There is some confusion about the coat of arms itself. It does not appear in Fosters Feudal Coats, whereas Le Gros and Le Grose coat does. Certainly, however, the Le Grys coat is accepted by the College of Arms, as being recognized by long usage, It was allowed to the family at the Visitation. The record of this is still kept in the College basement, confirming the grant as being “quarterly gules and azure or on a bend argent, three boars passant sable, collared or”. In non-heraldic terms, this is a shield divided into quarters, the top left and bottom right coloured red and the other two blue. Diagonally across the shield, from top left to bottom right is a band of silver on which are thee black boars in a standing or running position. The crest is a black boar with a gold collar. Earlier shields had the colours reversed and there was no gold collar or border, but the change is probably due to ‘differencing’ to distinguish between sons and generations over the years. The shield is probably an example of heraldic punning, since the derivation of the name is either from “The Gray” (heraldic equivalent silver) or from an Icelandic word for pig, hence the boars.
The pedigree recorded by the herald making the Visitation of 1563, lists ten generations back to Sir Robert Le Grys of Langley, who was an equerry to King Richard I. Uncle Norman has traced Robert back to Erard’s son Gautier through Gautier’s son Richard de Neatisherde. His son Gautier (fl 1148) had a son Guillaume (fl 1159) who was Robert’s father. Robert himself had a son, Sir Simon of Langley (fl 1238) whose own son Roger lived at Thurton, as did his son Thomas. Thomas’ son Roger lived at Brockdish and in turn had two sons, Thomas and William. Thomas’ line appears to have died out as his son John had two daughters only and his will of 1500 left his lands to his uncle, William.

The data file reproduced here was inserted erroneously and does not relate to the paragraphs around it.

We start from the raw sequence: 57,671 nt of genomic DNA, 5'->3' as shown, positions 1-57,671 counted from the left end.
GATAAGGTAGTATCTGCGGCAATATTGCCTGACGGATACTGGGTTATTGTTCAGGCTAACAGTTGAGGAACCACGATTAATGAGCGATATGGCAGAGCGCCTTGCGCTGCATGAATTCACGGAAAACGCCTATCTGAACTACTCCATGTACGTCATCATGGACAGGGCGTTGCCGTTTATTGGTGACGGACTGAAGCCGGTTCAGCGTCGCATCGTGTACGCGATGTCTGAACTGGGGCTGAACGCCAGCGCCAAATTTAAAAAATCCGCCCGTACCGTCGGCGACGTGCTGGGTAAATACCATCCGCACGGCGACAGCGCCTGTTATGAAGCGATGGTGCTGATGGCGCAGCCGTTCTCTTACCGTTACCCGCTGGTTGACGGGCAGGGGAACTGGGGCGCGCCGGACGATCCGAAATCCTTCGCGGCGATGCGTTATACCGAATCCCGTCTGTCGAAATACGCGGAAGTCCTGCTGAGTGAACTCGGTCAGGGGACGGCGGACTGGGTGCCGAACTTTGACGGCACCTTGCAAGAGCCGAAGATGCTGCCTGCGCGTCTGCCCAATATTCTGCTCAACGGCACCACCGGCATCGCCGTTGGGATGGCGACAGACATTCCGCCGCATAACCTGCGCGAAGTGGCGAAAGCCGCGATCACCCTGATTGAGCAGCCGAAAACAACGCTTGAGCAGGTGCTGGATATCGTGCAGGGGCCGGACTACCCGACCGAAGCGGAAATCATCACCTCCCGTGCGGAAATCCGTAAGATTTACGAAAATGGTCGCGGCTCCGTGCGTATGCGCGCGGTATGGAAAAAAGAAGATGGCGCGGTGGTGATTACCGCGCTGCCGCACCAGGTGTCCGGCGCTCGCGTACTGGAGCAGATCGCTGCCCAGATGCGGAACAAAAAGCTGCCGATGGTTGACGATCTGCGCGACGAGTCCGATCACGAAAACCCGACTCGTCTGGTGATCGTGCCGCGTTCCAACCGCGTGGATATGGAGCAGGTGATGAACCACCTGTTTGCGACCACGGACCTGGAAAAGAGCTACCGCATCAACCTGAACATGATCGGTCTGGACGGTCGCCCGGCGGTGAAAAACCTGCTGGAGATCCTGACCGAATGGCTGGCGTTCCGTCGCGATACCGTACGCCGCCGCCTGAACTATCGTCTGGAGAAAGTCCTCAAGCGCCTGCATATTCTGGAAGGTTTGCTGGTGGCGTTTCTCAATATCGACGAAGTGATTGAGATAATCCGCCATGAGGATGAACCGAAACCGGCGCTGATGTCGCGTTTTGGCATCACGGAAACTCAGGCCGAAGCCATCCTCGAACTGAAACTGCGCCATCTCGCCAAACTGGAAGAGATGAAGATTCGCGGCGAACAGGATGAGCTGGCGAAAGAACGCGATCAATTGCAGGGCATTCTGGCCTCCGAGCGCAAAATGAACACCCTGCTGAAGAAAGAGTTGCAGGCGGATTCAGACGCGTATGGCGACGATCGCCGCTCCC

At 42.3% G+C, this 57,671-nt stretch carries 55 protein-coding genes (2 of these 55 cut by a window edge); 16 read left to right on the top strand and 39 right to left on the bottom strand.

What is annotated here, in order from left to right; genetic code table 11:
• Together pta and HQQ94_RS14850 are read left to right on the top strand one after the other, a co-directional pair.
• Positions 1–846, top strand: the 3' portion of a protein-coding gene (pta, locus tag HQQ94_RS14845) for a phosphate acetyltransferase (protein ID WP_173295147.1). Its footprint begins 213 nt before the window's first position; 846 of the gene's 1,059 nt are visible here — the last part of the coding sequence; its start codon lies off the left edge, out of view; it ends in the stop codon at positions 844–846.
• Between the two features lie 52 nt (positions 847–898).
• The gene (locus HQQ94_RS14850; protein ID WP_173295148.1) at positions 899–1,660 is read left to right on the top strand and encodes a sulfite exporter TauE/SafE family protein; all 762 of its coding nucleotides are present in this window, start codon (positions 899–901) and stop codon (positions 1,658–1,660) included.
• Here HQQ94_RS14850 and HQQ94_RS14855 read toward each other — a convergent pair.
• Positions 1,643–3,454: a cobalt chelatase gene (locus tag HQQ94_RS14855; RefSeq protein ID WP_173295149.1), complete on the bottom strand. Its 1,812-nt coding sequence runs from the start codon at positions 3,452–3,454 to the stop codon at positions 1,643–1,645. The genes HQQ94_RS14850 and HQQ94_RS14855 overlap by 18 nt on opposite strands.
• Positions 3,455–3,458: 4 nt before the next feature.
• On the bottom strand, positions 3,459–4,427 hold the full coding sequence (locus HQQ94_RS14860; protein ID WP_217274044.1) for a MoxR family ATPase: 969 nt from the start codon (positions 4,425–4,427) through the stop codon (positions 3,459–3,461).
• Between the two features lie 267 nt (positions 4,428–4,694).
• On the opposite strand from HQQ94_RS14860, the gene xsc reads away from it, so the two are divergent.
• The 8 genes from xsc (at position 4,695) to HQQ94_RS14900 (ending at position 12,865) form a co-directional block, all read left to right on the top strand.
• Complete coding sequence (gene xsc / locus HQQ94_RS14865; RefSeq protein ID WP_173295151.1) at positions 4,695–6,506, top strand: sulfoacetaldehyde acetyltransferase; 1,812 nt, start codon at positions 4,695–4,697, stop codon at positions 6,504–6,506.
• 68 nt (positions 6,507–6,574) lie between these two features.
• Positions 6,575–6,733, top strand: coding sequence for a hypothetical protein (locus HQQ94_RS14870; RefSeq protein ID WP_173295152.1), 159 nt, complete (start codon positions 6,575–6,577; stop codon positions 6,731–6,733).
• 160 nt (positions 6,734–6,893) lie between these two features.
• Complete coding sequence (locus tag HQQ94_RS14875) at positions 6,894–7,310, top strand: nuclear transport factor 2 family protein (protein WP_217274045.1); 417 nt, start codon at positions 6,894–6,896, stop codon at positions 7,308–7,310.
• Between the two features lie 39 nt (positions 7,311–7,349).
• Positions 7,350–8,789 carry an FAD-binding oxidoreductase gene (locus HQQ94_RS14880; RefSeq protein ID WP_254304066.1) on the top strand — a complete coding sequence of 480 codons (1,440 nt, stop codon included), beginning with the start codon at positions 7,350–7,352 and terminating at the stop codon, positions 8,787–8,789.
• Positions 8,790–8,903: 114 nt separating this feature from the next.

As I am in a direct line from this William, I would like to see one thing cleared up. The line from Sir Robert of Langley to William is reasonably well documented, but there is a snag. According to Uncle Norman’s researches, Roger of Brockdish, the father of Thomas and William died in 1417, and William was not born until 1423. Either early records have omitted a generation, or there is a date wrong somewhere!
Be that as it may, Williams descendants appear to have settled for some years at Thelveton or Thelton, as it was then called, and included one Old John of Thelveton who had the distinction of living in three centuries, being born in 1699 and living until 1802
William had at least seven children, and this lead to the family being somewhat dispersed. A branch grew up at Wakefield in Yorkshire, and there are of course our Cornish relatives. The family has had at least one Member of Parliament for Yarmouth, a seventeenth century Dr of Physick and one representative on the English side of Culloden. My side of the family seems to have lived, after Thelveton, in Ellingham, Attleborough, and King’s Lynn.
The name itself is as complicated as the family tree; Grip, Gris, Grys or Grice, on there own or with Le or le, all being variations on the spelling which have been in use at one time or another, but that was not uncommon as standardised spelling is something of a recent thing. It was around 1713 that the le Grice or Le Grice appears to be established as the accepted spelling, and this is the name which my two sons have inherited to continue the line into the future.